Pushing the decision in the neighborhood’s favor, was an evacuation study from the most unusual source, a private engineer working on a 180-home Ponderosa development up the road. That study, Dempsey concluded, indicated that Ponderosa neighbors couldn’t all get out in time if another disaster hit.

Considering the several million dollars of worth of development presently planned for the neighborhood, the decision was a potential crippler for builders. If Ponderosa’s exit roads couldn’t handle homes from one development, how could they handle another’s?

The answer, asserted land-use attorney Stacy Bjordahl, is that Dempsey’s decision last month is wrong. On behalf of developer Bryan Walker, Bjordahl is appealing Dempsey’s decision. She says the private traffic study at the root of the rejection was misinterpreted by the hearing examiner and the neighborhood.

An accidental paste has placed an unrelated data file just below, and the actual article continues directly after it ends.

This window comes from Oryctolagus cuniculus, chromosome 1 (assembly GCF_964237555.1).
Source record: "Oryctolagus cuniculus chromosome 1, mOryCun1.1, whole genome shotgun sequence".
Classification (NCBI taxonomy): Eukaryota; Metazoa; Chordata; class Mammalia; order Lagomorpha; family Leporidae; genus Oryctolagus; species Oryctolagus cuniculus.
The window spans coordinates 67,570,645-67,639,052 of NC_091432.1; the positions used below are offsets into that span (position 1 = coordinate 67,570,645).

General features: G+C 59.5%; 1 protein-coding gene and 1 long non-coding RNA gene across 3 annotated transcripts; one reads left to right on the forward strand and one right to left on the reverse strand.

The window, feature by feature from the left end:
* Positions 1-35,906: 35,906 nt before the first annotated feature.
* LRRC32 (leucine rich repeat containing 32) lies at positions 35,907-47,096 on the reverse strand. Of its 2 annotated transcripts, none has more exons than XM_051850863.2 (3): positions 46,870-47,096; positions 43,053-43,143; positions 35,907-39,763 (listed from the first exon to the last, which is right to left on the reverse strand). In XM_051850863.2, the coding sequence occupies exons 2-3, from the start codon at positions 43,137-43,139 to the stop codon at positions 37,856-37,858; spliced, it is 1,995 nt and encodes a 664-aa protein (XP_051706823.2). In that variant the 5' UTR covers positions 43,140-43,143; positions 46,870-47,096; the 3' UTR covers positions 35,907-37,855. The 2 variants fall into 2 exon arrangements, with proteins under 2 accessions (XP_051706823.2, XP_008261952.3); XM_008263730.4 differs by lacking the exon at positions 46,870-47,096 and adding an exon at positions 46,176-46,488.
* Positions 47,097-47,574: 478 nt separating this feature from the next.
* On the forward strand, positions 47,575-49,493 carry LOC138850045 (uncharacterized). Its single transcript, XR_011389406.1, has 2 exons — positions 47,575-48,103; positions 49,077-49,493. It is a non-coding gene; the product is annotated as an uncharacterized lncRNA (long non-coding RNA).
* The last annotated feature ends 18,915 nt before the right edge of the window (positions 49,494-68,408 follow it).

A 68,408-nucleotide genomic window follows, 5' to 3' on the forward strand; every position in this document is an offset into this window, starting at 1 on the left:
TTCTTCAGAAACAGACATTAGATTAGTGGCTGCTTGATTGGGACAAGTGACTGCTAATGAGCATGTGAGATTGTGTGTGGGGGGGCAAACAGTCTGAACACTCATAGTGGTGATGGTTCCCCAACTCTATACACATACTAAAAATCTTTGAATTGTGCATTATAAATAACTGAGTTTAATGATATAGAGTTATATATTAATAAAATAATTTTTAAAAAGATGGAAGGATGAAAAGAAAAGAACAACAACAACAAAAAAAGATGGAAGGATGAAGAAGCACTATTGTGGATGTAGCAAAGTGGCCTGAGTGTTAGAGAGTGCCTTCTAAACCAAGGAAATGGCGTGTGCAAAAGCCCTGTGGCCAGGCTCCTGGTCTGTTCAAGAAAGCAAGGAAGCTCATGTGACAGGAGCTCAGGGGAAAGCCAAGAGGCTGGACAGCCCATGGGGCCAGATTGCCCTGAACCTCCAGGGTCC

“I would say that was the defining issue,” Bjordahl said of the evacuation study. “Essentially what (Dempsey) did is put on his traffic engineering hat to say, ‘I’m going to figure this out.’ “

Dempsey is not an engineer, Bjordahl said. Not only that, but there was no need for an evacuation study. Fire officials didn’t ask for one, nor did they say the project should be halted for evacuation concerns. In fact, officials with Spokane Valley Fire Department provided a list of requirements Walker’s project would have to meet to gain approval, all of which the developer intended to honor.

“There’s also no standard by which to measure an evacuation, nothing that says a thousand homes should be able to get out in two hours,” Bjordahl said.